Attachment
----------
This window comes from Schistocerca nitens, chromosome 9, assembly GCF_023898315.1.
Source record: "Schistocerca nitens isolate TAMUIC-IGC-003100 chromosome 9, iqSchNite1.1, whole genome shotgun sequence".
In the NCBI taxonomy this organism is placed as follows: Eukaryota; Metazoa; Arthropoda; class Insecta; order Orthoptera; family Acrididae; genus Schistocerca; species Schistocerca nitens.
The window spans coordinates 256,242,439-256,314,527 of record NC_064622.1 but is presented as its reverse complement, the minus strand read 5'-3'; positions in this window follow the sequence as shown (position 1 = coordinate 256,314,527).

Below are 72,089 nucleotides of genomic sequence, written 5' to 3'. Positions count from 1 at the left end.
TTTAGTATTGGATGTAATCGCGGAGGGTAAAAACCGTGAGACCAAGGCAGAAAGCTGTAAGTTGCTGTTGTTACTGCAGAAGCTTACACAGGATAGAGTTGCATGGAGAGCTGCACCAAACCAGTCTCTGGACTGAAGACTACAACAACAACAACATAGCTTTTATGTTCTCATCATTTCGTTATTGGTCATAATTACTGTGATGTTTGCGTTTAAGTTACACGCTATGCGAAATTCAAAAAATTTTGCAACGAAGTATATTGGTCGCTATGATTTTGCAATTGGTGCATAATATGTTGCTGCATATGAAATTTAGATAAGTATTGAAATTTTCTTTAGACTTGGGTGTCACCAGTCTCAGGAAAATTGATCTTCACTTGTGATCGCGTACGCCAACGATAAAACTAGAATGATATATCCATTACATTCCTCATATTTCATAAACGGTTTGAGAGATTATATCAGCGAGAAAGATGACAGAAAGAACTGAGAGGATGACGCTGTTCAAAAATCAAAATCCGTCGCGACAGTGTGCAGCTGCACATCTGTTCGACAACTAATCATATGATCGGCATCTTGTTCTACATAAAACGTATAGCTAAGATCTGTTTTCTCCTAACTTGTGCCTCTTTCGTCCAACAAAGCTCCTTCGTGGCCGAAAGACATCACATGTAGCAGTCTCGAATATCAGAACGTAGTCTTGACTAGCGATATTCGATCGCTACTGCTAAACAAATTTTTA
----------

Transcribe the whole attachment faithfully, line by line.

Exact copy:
This window comes from Schistocerca nitens, chromosome 9, assembly GCF_023898315.1.
Source record: "Schistocerca nitens isolate TAMUIC-IGC-003100 chromosome 9, iqSchNite1.1, whole genome shotgun sequence".
In the NCBI taxonomy this organism is placed as follows: Eukaryota; Metazoa; Arthropoda; class Insecta; order Orthoptera; family Acrididae; genus Schistocerca; species Schistocerca nitens.
The window spans coordinates 256,242,439-256,314,527 of record NC_064622.1 but is presented as its reverse complement, the minus strand read 5'-3'; positions in this window follow the sequence as shown (position 1 = coordinate 256,314,527).

Below are 72,089 nucleotides of genomic sequence, written 5' to 3'. Positions count from 1 at the left end.
TTTAGTATTGGATGTAATCGCGGAGGGTAAAAACCGTGAGACCAAGGCAGAAAGCTGTAAGTTGCTGTTGTTACTGCAGAAGCTTACACAGGATAGAGTTGCATGGAGAGCTGCACCAAACCAGTCTCTGGACTGAAGACTACAACAACAACAACATAGCTTTTATGTTCTCATCATTTCGTTATTGGTCATAATTACTGTGATGTTTGCGTTTAAGTTACACGCTATGCGAAATTCAAAAAATTTTGCAACGAAGTATATTGGTCGCTATGATTTTGCAATTGGTGCATAATATGTTGCTGCATATGAAATTTAGATAAGTATTGAAATTTTCTTTAGACTTGGGTGTCACCAGTCTCAGGAAAATTGATCTTCACTTGTGATCGCGTACGCCAACGATAAAACTAGAATGATATATCCATTACATTCCTCATATTTCATAAACGGTTTGAGAGATTATATCAGCGAGAAAGATGACAGAAAGAACTGAGAGGATGACGCTGTTCAAAAATCAAAATCCGTCGCGACAGTGTGCAGCTGCACATCTGTTCGACAACTAATCATATGATCGGCATCTTGTTCTACATAAAACGTATAGCTAAGATCTGTTTTCTCCTAACTTGTGCCTCTTTCGTCCAACAAAGCTCCTTCGTGGCCGAAAGACATCACATGTAGCAGTCTCGAATATCAGAACGTAGTCTTGACTAGCGATATTCGATCGCTACTGCTAAACAAATTTTTA